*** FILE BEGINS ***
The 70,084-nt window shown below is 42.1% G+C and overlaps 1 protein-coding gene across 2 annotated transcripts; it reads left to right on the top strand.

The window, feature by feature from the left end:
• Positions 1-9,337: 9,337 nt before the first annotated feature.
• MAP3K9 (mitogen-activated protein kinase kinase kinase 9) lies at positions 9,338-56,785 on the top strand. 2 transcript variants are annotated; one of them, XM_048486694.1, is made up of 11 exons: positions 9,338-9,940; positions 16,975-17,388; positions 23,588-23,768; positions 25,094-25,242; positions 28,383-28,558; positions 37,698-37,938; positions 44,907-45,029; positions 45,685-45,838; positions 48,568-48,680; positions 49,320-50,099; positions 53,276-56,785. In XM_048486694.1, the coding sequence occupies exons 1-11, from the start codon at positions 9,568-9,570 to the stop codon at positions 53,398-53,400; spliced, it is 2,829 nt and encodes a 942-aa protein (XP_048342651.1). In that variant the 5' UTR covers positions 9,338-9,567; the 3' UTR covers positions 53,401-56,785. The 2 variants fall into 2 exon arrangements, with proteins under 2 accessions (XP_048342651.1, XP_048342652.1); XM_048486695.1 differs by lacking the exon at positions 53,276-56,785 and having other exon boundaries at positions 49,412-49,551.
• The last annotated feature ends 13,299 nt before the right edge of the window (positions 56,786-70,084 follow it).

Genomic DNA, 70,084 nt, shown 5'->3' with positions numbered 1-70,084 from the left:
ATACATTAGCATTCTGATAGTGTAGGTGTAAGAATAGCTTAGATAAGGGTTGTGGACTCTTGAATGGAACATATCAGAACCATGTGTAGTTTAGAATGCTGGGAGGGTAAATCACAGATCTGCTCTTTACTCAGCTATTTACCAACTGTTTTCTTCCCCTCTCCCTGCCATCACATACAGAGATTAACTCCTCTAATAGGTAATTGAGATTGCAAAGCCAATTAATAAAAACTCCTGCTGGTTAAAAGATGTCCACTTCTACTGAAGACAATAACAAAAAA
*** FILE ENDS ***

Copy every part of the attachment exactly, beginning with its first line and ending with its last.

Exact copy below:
The 70,084-nt window shown below is 42.1% G+C and overlaps 1 protein-coding gene across 2 annotated transcripts; it reads left to right on the top strand.

The window, feature by feature from the left end:
• Positions 1-9,337: 9,337 nt before the first annotated feature.
• MAP3K9 (mitogen-activated protein kinase kinase kinase 9) lies at positions 9,338-56,785 on the top strand. 2 transcript variants are annotated; one of them, XM_048486694.1, is made up of 11 exons: positions 9,338-9,940; positions 16,975-17,388; positions 23,588-23,768; positions 25,094-25,242; positions 28,383-28,558; positions 37,698-37,938; positions 44,907-45,029; positions 45,685-45,838; positions 48,568-48,680; positions 49,320-50,099; positions 53,276-56,785. In XM_048486694.1, the coding sequence occupies exons 1-11, from the start codon at positions 9,568-9,570 to the stop codon at positions 53,398-53,400; spliced, it is 2,829 nt and encodes a 942-aa protein (XP_048342651.1). In that variant the 5' UTR covers positions 9,338-9,567; the 3' UTR covers positions 53,401-56,785. The 2 variants fall into 2 exon arrangements, with proteins under 2 accessions (XP_048342651.1, XP_048342652.1); XM_048486695.1 differs by lacking the exon at positions 53,276-56,785 and having other exon boundaries at positions 49,412-49,551.
• The last annotated feature ends 13,299 nt before the right edge of the window (positions 56,786-70,084 follow it).

Genomic DNA, 70,084 nt, shown 5'->3' with positions numbered 1-70,084 from the left:
ATACATTAGCATTCTGATAGTGTAGGTGTAAGAATAGCTTAGATAAGGGTTGTGGACTCTTGAATGGAACATATCAGAACCATGTGTAGTTTAGAATGCTGGGAGGGTAAATCACAGATCTGCTCTTTACTCAGCTATTTACCAACTGTTTTCTTCCCCTCTCCCTGCCATCACATACAGAGATTAACTCCTCTAATAGGTAATTGAGATTGCAAAGCCAATTAATAAAAACTCCTGCTGGTTAAAAGATGTCCACTTCTACTGAAGACAATAACAAAAAA